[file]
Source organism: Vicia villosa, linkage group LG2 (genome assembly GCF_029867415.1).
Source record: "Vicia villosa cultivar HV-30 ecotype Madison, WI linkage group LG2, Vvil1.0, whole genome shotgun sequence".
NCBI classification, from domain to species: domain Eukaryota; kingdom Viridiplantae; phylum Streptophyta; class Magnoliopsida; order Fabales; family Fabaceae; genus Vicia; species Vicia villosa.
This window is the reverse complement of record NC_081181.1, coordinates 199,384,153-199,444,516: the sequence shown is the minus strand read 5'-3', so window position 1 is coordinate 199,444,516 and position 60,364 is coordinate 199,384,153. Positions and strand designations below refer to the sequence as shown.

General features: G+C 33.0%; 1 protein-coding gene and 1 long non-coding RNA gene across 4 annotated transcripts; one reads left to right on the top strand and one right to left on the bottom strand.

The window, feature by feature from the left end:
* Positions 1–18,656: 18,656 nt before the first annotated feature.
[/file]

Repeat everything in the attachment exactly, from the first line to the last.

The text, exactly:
Source organism: Vicia villosa, linkage group LG2 (genome assembly GCF_029867415.1).
Source record: "Vicia villosa cultivar HV-30 ecotype Madison, WI linkage group LG2, Vvil1.0, whole genome shotgun sequence".
NCBI classification, from domain to species: domain Eukaryota; kingdom Viridiplantae; phylum Streptophyta; class Magnoliopsida; order Fabales; family Fabaceae; genus Vicia; species Vicia villosa.
This window is the reverse complement of record NC_081181.1, coordinates 199,384,153-199,444,516: the sequence shown is the minus strand read 5'-3', so window position 1 is coordinate 199,444,516 and position 60,364 is coordinate 199,384,153. Positions and strand designations below refer to the sequence as shown.

General features: G+C 33.0%; 1 protein-coding gene and 1 long non-coding RNA gene across 4 annotated transcripts; one reads left to right on the top strand and one right to left on the bottom strand.

The window, feature by feature from the left end:
* Positions 1–18,656: 18,656 nt before the first annotated feature.